Students of revolutions and régime-change soon learn that the security services always survive intact, albeit renamed. Even the Soviet Cheka and OGPU were painstakingly instructed by General Dzhunkovsky of the Tsar’s gendarmerie. Saakashvili, who was left a rich inheritance by the Soviet KGB (which included a full toxicology laboratory, which many suspect helped to eliminate both Zurab Zhvania and Badri Patarkatsishvili), retitled his domestic intelligence and repressive forces as kudi (Constitutional Security Defence) and sodi (Special Operative Department). These acronyms have always been unfortunate in Georgia: the KGB was known as suki which is the Russian for "the bitches", while kudi equally appropriately means "the tail", and anyone with a knowledge of English finds sodi a well-deserved nickname.

Ivanishvili promised to abolish these much-hated institutions, but he has now preserved them intact, merely merging them with the ministry of the interior (another Stalinist step). Surveillance by kudi has been one of Georgia’s least democratic aspects: it is Ivanishvili’s pretext for arresting many officials for "eavesdropping". For some time, Georgians have been aware that the high level of IT in the country has facilitated the monitoring of all emails and mobile-phone calls, a process helped by the labyrinthine connections that the ISPs and phone companies have with government-controlled companies. While Georgian TV journalists have shown enormous civic courage - notably in broadcasting a devastatingly sceptical investigation into the death of Zurab Zhvania - other media, especially the press, have nervously fallen into line.

The cost of change

Those of Georgia’s ambassadors who have not resigned look nervous: relations with the new foreign minister Maia Panjikidze are often frosty. This may prove disastrous, for Georgia’s diplomatic staff has generally been more cost-effective than the expensive PR-agencies Saakashvili hired to lobby Washington and Brussels. Meanwhile, the new parliament in Kutaisi (costing $100 million) has been declared a sick building: deputies risk suffocation from their own cigarette smoke, or concussion from the falling light-fittings.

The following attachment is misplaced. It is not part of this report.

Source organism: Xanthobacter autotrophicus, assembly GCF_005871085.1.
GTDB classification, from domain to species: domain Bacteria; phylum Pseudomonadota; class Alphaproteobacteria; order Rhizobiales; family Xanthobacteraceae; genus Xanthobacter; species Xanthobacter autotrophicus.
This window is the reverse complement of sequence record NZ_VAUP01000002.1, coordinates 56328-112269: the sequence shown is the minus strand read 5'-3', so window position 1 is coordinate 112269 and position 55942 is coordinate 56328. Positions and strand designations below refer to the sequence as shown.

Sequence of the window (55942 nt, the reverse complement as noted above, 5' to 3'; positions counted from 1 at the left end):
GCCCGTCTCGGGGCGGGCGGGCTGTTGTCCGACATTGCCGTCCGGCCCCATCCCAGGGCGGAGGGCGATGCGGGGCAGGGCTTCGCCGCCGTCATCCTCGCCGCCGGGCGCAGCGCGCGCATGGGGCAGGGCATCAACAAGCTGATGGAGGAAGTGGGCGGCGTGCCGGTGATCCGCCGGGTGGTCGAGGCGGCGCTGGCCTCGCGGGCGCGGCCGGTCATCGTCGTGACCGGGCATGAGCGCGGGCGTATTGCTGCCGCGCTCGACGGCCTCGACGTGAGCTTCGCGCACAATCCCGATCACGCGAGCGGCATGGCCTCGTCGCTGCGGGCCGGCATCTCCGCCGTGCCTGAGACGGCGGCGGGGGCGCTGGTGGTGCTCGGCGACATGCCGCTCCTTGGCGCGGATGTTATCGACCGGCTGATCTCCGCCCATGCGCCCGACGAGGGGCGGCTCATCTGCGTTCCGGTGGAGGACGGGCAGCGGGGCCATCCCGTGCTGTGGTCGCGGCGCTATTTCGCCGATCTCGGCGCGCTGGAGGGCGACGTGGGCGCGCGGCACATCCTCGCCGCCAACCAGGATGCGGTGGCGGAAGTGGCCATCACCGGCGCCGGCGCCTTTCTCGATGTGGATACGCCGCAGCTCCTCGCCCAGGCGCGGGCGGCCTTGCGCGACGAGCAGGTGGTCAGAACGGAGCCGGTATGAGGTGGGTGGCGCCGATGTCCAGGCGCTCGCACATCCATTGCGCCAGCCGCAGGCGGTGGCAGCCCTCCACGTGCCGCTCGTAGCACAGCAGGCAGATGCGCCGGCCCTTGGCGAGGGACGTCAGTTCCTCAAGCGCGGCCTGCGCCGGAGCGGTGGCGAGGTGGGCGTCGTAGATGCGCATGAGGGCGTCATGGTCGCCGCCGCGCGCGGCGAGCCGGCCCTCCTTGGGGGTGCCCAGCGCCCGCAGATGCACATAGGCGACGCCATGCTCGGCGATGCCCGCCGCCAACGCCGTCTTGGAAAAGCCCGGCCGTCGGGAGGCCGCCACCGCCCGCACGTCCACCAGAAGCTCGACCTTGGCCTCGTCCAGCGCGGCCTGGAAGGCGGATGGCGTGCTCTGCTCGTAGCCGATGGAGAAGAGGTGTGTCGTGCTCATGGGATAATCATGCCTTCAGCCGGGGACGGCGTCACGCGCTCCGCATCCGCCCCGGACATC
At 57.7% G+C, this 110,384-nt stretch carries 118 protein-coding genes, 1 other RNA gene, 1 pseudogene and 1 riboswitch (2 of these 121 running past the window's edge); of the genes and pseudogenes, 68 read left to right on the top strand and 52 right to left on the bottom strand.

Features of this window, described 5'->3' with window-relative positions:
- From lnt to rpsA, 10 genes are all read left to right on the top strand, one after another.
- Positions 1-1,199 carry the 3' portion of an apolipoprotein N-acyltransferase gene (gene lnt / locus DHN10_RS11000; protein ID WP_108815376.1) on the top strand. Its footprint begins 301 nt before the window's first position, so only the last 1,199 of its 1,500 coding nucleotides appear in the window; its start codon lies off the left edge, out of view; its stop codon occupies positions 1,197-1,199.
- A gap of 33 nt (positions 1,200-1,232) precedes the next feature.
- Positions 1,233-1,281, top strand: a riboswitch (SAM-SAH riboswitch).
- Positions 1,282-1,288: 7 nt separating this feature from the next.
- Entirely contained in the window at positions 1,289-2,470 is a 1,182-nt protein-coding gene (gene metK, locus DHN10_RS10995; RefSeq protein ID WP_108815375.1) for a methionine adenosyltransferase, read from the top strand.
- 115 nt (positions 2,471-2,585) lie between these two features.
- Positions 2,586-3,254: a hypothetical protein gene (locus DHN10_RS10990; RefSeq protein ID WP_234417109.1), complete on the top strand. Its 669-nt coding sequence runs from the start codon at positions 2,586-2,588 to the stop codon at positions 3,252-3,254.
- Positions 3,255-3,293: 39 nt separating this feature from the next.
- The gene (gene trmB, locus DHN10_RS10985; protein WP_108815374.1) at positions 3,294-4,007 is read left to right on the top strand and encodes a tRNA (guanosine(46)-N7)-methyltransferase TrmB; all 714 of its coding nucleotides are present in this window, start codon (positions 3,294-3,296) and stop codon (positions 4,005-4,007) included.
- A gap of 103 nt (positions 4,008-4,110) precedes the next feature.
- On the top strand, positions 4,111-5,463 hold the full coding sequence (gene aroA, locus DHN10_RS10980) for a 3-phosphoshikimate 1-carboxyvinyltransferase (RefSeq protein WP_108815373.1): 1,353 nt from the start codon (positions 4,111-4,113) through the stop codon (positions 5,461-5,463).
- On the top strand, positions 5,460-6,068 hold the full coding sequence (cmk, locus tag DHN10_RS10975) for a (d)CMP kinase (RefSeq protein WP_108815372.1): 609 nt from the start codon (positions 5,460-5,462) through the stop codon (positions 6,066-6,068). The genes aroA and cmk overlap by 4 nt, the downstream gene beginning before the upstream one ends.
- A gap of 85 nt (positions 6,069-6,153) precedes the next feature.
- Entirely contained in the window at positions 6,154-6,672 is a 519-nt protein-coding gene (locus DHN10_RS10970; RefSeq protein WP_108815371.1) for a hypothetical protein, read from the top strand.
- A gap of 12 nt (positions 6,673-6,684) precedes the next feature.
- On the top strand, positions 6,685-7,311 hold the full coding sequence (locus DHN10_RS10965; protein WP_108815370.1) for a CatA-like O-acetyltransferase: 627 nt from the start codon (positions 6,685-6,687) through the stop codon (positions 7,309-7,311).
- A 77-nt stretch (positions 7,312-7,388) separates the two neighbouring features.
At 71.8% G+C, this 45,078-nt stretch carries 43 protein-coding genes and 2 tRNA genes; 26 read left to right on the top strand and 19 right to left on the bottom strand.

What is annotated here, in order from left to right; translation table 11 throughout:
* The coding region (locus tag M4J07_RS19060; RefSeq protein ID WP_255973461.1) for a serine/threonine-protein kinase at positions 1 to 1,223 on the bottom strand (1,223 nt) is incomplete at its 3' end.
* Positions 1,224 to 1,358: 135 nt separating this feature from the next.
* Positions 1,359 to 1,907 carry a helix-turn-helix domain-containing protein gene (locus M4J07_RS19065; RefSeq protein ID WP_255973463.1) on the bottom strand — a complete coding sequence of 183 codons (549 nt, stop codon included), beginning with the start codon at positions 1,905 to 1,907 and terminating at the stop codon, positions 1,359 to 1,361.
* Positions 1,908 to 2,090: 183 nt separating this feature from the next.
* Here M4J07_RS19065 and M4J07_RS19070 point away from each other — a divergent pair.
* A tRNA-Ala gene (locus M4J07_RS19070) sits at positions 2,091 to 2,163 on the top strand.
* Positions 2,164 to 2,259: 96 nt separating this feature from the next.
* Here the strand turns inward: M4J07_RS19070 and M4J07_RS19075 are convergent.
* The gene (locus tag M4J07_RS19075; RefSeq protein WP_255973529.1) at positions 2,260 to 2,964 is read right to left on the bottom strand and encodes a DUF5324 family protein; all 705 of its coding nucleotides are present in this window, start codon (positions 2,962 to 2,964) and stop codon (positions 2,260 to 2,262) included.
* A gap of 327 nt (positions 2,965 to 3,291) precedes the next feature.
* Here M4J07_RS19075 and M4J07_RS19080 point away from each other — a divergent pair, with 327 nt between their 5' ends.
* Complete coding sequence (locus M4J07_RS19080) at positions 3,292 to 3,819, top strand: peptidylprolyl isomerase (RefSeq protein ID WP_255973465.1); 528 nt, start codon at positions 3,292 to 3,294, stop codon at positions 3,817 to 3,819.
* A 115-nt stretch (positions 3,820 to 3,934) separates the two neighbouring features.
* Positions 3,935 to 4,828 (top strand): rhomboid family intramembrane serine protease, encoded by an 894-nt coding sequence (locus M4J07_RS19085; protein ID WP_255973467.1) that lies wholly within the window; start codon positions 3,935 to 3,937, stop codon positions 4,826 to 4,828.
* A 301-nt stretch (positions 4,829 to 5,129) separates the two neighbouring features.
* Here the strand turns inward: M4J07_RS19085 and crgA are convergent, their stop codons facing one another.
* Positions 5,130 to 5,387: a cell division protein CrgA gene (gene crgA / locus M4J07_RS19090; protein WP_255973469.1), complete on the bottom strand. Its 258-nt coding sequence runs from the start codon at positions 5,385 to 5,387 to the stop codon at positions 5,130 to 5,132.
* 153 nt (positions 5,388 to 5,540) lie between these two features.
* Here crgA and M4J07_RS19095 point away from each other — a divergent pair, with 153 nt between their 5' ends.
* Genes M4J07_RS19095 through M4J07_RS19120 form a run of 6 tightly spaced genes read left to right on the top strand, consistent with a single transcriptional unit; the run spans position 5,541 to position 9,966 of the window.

There is no doubt that Saakashvili has much to answer for, but Ivanishvili has yet to convince his country or the world that he can match Saakashvili at his best. A recent example of Misha’s serendipity was the VAT lottery: to force Georgian traders to issue receipts and thus pay VAT, the public was told to enter receipt numbers into a lottery - suddenly everyone began to insist that transactions were properly recorded. Civic society, too, was often inspired by this lateral thinking: for example, the pedestrian’s group airet pekhit ("go on foot!") shames drivers who park on the pavements by displaying their cars and faces on a website.

Civil society cannot cope with Georgia’s major problems, for which so far the new government offers no solutions. Agriculture still produces a fraction of the food that it produced in Soviet times: the only crop where an increase in the harvest has been announced is carrots, one of the few vegetables that plays no part in Georgian cuisine. And the demolition of buildings in Tbilisi goes on: all a developer has to do is make a few holes in a wall, then pay the city council the equivalent of $1,120 for an "instability permit" allowing him to demolish a 19th-century wooden house and erect a concrete monstrosity with a façade like a cheap film-set, which may possibly be an allegory of what the new government is doing.